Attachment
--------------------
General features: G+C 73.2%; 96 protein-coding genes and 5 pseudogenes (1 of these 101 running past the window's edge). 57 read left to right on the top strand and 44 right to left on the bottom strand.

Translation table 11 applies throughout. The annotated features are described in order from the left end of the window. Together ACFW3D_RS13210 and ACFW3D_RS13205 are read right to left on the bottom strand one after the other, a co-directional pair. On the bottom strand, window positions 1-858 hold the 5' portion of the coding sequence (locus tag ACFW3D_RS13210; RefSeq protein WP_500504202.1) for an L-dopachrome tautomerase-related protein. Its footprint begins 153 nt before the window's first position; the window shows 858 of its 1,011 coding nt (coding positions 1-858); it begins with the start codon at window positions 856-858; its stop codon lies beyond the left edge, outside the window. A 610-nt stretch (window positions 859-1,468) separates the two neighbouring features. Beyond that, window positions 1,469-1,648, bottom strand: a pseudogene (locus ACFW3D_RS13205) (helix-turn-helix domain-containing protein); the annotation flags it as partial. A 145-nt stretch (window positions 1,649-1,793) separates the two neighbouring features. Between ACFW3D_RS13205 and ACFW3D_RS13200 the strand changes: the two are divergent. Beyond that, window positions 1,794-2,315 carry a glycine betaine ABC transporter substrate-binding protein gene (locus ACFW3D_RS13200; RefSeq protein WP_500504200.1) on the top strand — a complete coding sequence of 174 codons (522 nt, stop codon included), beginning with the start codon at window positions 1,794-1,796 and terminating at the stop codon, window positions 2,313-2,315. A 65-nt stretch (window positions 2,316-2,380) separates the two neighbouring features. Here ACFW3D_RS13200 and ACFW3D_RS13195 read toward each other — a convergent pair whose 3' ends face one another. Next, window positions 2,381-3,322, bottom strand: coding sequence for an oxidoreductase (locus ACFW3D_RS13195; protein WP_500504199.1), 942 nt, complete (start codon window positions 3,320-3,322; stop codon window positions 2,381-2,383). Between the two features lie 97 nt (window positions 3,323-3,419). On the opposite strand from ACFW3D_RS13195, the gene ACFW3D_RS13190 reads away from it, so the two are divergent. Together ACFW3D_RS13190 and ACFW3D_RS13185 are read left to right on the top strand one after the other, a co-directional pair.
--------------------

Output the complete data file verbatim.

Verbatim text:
General features: G+C 73.2%; 96 protein-coding genes and 5 pseudogenes (1 of these 101 running past the window's edge). 57 read left to right on the top strand and 44 right to left on the bottom strand.

Translation table 11 applies throughout. The annotated features are described in order from the left end of the window. Together ACFW3D_RS13210 and ACFW3D_RS13205 are read right to left on the bottom strand one after the other, a co-directional pair. On the bottom strand, window positions 1-858 hold the 5' portion of the coding sequence (locus tag ACFW3D_RS13210; RefSeq protein WP_500504202.1) for an L-dopachrome tautomerase-related protein. Its footprint begins 153 nt before the window's first position; the window shows 858 of its 1,011 coding nt (coding positions 1-858); it begins with the start codon at window positions 856-858; its stop codon lies beyond the left edge, outside the window. A 610-nt stretch (window positions 859-1,468) separates the two neighbouring features. Beyond that, window positions 1,469-1,648, bottom strand: a pseudogene (locus ACFW3D_RS13205) (helix-turn-helix domain-containing protein); the annotation flags it as partial. A 145-nt stretch (window positions 1,649-1,793) separates the two neighbouring features. Between ACFW3D_RS13205 and ACFW3D_RS13200 the strand changes: the two are divergent. Beyond that, window positions 1,794-2,315 carry a glycine betaine ABC transporter substrate-binding protein gene (locus ACFW3D_RS13200; RefSeq protein WP_500504200.1) on the top strand — a complete coding sequence of 174 codons (522 nt, stop codon included), beginning with the start codon at window positions 1,794-1,796 and terminating at the stop codon, window positions 2,313-2,315. A 65-nt stretch (window positions 2,316-2,380) separates the two neighbouring features. Here ACFW3D_RS13200 and ACFW3D_RS13195 read toward each other — a convergent pair whose 3' ends face one another. Next, window positions 2,381-3,322, bottom strand: coding sequence for an oxidoreductase (locus ACFW3D_RS13195; protein WP_500504199.1), 942 nt, complete (start codon window positions 3,320-3,322; stop codon window positions 2,381-2,383). Between the two features lie 97 nt (window positions 3,323-3,419). On the opposite strand from ACFW3D_RS13195, the gene ACFW3D_RS13190 reads away from it, so the two are divergent. Together ACFW3D_RS13190 and ACFW3D_RS13185 are read left to right on the top strand one after the other, a co-directional pair.